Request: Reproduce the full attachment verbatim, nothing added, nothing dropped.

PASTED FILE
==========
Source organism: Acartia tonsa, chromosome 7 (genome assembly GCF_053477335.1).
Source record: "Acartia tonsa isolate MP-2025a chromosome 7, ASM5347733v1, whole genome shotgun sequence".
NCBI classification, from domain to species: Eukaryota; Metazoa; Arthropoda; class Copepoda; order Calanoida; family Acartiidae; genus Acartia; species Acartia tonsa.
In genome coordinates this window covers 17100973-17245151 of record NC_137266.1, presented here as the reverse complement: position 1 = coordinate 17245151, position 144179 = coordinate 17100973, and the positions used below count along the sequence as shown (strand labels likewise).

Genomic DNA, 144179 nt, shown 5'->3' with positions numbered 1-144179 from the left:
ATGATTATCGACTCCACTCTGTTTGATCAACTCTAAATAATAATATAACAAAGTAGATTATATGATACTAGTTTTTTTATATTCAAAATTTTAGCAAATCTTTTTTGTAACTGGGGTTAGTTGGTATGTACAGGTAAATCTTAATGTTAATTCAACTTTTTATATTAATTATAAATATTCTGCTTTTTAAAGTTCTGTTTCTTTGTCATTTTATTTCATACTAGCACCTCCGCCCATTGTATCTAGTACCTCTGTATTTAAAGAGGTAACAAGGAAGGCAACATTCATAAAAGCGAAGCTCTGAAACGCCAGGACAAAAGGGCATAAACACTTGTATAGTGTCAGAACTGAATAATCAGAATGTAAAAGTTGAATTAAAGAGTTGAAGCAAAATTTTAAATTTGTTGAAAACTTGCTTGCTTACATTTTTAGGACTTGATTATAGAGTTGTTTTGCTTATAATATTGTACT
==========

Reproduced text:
Source organism: Acartia tonsa, chromosome 7 (genome assembly GCF_053477335.1).
Source record: "Acartia tonsa isolate MP-2025a chromosome 7, ASM5347733v1, whole genome shotgun sequence".
NCBI classification, from domain to species: Eukaryota; Metazoa; Arthropoda; class Copepoda; order Calanoida; family Acartiidae; genus Acartia; species Acartia tonsa.
In genome coordinates this window covers 17100973-17245151 of record NC_137266.1, presented here as the reverse complement: position 1 = coordinate 17245151, position 144179 = coordinate 17100973, and the positions used below count along the sequence as shown (strand labels likewise).

Genomic DNA, 144179 nt, shown 5'->3' with positions numbered 1-144179 from the left:
ATGATTATCGACTCCACTCTGTTTGATCAACTCTAAATAATAATATAACAAAGTAGATTATATGATACTAGTTTTTTTATATTCAAAATTTTAGCAAATCTTTTTTGTAACTGGGGTTAGTTGGTATGTACAGGTAAATCTTAATGTTAATTCAACTTTTTATATTAATTATAAATATTCTGCTTTTTAAAGTTCTGTTTCTTTGTCATTTTATTTCATACTAGCACCTCCGCCCATTGTATCTAGTACCTCTGTATTTAAAGAGGTAACAAGGAAGGCAACATTCATAAAAGCGAAGCTCTGAAACGCCAGGACAAAAGGGCATAAACACTTGTATAGTGTCAGAACTGAATAATCAGAATGTAAAAGTTGAATTAAAGAGTTGAAGCAAAATTTTAAATTTGTTGAAAACTTGCTTGCTTACATTTTTAGGACTTGATTATAGAGTTGTTTTGCTTATAATATTGTACT